verb (used with object), jos·tled, jos·tling.
- to bump, push, shove, brush against, or elbow roughly or rudely.
- to drive or force by, or as if by, pushing or shoving: The crowd jostled him into the subway.
- to exist in close contact or proximity with: The three families jostle each other in the small house.
- to contend with: rival gangs continually jostling each other.
- to unsettle; disturb: The thought jostled her complacency.
- Slang. to pick the pocket of.
verb (used without object), jos·tled, jos·tling.
- to bump or brush against someone or something, as in passing or in a crowd; push or shove (often followed by with, for, or against): He jostled for position.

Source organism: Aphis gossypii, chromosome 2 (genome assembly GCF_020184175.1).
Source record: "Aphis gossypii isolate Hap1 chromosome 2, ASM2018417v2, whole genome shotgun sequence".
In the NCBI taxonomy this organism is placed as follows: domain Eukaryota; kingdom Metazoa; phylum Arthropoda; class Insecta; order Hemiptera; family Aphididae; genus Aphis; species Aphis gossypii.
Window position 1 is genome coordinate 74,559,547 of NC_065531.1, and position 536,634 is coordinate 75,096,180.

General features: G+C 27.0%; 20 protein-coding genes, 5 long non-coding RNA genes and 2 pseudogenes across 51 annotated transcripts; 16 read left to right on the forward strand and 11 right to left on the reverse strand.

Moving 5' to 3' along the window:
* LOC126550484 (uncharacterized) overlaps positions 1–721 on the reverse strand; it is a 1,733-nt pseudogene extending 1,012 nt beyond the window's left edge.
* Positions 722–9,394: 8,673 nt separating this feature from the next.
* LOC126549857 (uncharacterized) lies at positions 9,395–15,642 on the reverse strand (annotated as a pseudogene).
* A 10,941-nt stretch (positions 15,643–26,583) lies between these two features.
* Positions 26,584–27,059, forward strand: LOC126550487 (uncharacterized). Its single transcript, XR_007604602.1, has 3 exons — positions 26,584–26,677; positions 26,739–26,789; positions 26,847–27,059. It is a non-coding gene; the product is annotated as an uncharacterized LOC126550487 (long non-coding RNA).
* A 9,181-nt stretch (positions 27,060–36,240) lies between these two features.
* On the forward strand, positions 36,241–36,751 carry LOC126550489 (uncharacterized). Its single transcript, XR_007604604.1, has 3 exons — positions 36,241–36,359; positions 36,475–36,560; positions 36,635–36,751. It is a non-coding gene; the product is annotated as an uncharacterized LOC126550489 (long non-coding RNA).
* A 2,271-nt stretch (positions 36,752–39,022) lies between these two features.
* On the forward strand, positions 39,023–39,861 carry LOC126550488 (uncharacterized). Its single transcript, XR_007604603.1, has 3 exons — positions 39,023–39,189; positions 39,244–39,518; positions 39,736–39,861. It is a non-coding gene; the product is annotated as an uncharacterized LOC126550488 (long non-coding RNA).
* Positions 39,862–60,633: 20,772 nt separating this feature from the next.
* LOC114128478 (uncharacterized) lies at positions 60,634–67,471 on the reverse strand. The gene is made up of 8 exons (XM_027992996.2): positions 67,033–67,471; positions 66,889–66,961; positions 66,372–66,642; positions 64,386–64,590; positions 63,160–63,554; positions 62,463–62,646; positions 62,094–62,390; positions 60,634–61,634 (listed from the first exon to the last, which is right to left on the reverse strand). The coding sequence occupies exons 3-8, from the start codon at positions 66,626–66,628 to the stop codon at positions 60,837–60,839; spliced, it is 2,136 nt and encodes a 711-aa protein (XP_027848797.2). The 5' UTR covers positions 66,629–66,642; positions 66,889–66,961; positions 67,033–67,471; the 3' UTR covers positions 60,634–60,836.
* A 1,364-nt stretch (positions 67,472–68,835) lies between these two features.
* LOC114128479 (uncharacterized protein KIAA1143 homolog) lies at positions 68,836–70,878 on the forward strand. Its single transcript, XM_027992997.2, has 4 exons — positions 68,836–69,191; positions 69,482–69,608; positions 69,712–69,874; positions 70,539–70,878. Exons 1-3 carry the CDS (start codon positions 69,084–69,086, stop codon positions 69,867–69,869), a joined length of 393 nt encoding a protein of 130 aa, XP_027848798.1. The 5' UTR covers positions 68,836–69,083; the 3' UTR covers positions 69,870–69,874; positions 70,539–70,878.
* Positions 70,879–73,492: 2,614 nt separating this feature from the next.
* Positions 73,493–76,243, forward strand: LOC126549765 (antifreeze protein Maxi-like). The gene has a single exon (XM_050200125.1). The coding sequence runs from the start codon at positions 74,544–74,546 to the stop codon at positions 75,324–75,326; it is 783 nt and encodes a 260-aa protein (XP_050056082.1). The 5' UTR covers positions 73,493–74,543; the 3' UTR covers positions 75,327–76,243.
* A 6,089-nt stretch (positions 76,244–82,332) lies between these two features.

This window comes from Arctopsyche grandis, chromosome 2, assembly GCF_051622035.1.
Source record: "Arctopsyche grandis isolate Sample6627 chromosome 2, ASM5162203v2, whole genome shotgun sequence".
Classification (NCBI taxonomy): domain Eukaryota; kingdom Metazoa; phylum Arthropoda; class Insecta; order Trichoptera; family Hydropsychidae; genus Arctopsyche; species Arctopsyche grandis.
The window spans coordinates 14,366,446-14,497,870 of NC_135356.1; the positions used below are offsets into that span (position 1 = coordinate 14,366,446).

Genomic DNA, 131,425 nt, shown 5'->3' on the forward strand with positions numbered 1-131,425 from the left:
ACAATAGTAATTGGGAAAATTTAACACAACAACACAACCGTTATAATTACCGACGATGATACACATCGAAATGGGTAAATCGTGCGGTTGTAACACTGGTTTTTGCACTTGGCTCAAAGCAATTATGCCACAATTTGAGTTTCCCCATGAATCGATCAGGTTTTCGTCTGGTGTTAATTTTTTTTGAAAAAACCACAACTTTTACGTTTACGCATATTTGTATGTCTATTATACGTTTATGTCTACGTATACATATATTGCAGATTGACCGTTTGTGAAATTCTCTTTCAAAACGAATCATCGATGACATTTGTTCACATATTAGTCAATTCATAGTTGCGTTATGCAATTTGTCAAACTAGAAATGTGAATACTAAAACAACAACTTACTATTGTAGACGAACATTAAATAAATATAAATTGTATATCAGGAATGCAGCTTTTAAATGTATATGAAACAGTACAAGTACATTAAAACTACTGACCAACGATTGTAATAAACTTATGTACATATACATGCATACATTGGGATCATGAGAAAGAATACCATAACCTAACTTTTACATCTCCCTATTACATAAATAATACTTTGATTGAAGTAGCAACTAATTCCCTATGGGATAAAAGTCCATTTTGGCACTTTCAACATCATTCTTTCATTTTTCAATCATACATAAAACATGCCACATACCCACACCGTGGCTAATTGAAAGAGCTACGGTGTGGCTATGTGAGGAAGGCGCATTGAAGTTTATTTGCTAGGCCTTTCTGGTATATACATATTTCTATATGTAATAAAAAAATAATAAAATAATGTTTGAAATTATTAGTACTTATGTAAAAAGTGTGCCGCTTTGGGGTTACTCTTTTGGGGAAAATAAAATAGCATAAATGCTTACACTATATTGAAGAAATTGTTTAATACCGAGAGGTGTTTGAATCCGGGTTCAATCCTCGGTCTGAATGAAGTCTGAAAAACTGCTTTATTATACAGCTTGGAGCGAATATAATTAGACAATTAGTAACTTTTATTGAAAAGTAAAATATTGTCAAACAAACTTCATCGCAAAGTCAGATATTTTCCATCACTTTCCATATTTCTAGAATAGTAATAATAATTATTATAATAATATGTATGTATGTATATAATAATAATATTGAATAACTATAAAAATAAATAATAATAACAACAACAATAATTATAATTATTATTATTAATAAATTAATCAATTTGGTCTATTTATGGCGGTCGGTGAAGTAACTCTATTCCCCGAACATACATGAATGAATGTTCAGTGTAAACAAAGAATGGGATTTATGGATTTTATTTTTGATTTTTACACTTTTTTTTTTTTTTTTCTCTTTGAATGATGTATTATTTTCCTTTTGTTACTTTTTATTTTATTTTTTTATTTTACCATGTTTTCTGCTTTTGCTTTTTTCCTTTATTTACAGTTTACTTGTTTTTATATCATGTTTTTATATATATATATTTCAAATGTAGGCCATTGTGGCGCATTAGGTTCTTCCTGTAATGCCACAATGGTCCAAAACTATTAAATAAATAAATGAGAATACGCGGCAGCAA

- to exist in close contact or proximity with someone or something.
- to compete; contend.
- Slang. to pick pockets.
- a shock, push, bump, or brush against someone or something.
- to bump or push (someone) roughly
- to come or bring into contact
- to force (one’s way) by pushing
- the act of jostling
- a rough bump or push
1540s, justle, “to knock against,” formed from jousten (see joust) + frequentative suffix -tle. The usual spelling 17c.-18c. was justle. An earlier meaning of the word was “to have sex with” (c.1400). Meaning “to contend for the best position or place” is from 1610s. Related: Jostled; jostling. As a noun from c.1600.